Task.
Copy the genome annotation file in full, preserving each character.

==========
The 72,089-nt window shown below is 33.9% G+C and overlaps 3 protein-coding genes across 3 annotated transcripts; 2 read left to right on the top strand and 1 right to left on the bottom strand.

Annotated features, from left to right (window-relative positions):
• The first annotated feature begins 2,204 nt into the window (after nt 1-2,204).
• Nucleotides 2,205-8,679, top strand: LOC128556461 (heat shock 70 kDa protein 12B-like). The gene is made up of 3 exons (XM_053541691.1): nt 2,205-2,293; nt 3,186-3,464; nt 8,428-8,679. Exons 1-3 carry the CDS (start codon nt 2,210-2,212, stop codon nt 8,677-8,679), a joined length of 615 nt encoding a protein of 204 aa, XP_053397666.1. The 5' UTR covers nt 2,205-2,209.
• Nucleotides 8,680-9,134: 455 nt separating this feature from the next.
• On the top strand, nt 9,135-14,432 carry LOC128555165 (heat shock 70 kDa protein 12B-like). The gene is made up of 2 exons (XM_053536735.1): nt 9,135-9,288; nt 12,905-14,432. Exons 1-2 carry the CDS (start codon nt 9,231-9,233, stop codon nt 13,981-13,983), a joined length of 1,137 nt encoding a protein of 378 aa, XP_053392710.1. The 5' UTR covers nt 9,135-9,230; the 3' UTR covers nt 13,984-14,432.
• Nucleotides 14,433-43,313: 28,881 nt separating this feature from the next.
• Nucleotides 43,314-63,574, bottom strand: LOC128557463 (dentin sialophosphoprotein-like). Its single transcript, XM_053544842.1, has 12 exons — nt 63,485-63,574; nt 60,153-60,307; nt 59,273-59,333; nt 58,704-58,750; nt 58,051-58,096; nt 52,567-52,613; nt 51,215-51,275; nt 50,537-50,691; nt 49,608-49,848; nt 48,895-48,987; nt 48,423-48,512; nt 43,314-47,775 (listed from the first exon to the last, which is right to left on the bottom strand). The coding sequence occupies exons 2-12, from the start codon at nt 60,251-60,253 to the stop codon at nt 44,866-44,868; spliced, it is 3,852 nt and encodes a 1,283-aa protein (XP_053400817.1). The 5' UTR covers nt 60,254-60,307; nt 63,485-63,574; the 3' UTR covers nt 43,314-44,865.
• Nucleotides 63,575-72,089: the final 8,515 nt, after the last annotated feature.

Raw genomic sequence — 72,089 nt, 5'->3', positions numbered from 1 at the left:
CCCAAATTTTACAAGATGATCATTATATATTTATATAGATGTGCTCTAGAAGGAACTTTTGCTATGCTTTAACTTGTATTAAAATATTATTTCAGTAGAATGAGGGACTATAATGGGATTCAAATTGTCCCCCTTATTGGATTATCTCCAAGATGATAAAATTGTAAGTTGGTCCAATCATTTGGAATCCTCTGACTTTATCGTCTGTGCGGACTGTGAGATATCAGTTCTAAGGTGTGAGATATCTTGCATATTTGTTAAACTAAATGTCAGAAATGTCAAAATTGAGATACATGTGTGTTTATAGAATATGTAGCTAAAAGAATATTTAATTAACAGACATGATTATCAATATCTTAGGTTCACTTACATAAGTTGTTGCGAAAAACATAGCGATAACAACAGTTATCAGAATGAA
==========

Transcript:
The 72,089-nt window shown below is 33.9% G+C and overlaps 3 protein-coding genes across 3 annotated transcripts; 2 read left to right on the top strand and 1 right to left on the bottom strand.

Annotated features, from left to right (window-relative positions):
• The first annotated feature begins 2,204 nt into the window (after nt 1-2,204).
• Nucleotides 2,205-8,679, top strand: LOC128556461 (heat shock 70 kDa protein 12B-like). The gene is made up of 3 exons (XM_053541691.1): nt 2,205-2,293; nt 3,186-3,464; nt 8,428-8,679. Exons 1-3 carry the CDS (start codon nt 2,210-2,212, stop codon nt 8,677-8,679), a joined length of 615 nt encoding a protein of 204 aa, XP_053397666.1. The 5' UTR covers nt 2,205-2,209.
• Nucleotides 8,680-9,134: 455 nt separating this feature from the next.
• On the top strand, nt 9,135-14,432 carry LOC128555165 (heat shock 70 kDa protein 12B-like). The gene is made up of 2 exons (XM_053536735.1): nt 9,135-9,288; nt 12,905-14,432. Exons 1-2 carry the CDS (start codon nt 9,231-9,233, stop codon nt 13,981-13,983), a joined length of 1,137 nt encoding a protein of 378 aa, XP_053392710.1. The 5' UTR covers nt 9,135-9,230; the 3' UTR covers nt 13,984-14,432.
• Nucleotides 14,433-43,313: 28,881 nt separating this feature from the next.
• Nucleotides 43,314-63,574, bottom strand: LOC128557463 (dentin sialophosphoprotein-like). Its single transcript, XM_053544842.1, has 12 exons — nt 63,485-63,574; nt 60,153-60,307; nt 59,273-59,333; nt 58,704-58,750; nt 58,051-58,096; nt 52,567-52,613; nt 51,215-51,275; nt 50,537-50,691; nt 49,608-49,848; nt 48,895-48,987; nt 48,423-48,512; nt 43,314-47,775 (listed from the first exon to the last, which is right to left on the bottom strand). The coding sequence occupies exons 2-12, from the start codon at nt 60,251-60,253 to the stop codon at nt 44,866-44,868; spliced, it is 3,852 nt and encodes a 1,283-aa protein (XP_053400817.1). The 5' UTR covers nt 60,254-60,307; nt 63,485-63,574; the 3' UTR covers nt 43,314-44,865.
• Nucleotides 63,575-72,089: the final 8,515 nt, after the last annotated feature.

Raw genomic sequence — 72,089 nt, 5'->3', positions numbered from 1 at the left:
CCCAAATTTTACAAGATGATCATTATATATTTATATAGATGTGCTCTAGAAGGAACTTTTGCTATGCTTTAACTTGTATTAAAATATTATTTCAGTAGAATGAGGGACTATAATGGGATTCAAATTGTCCCCCTTATTGGATTATCTCCAAGATGATAAAATTGTAAGTTGGTCCAATCATTTGGAATCCTCTGACTTTATCGTCTGTGCGGACTGTGAGATATCAGTTCTAAGGTGTGAGATATCTTGCATATTTGTTAAACTAAATGTCAGAAATGTCAAAATTGAGATACATGTGTGTTTATAGAATATGTAGCTAAAAGAATATTTAATTAACAGACATGATTATCAATATCTTAGGTTCACTTACATAAGTTGTTGCGAAAAACATAGCGATAACAACAGTTATCAGAATGAA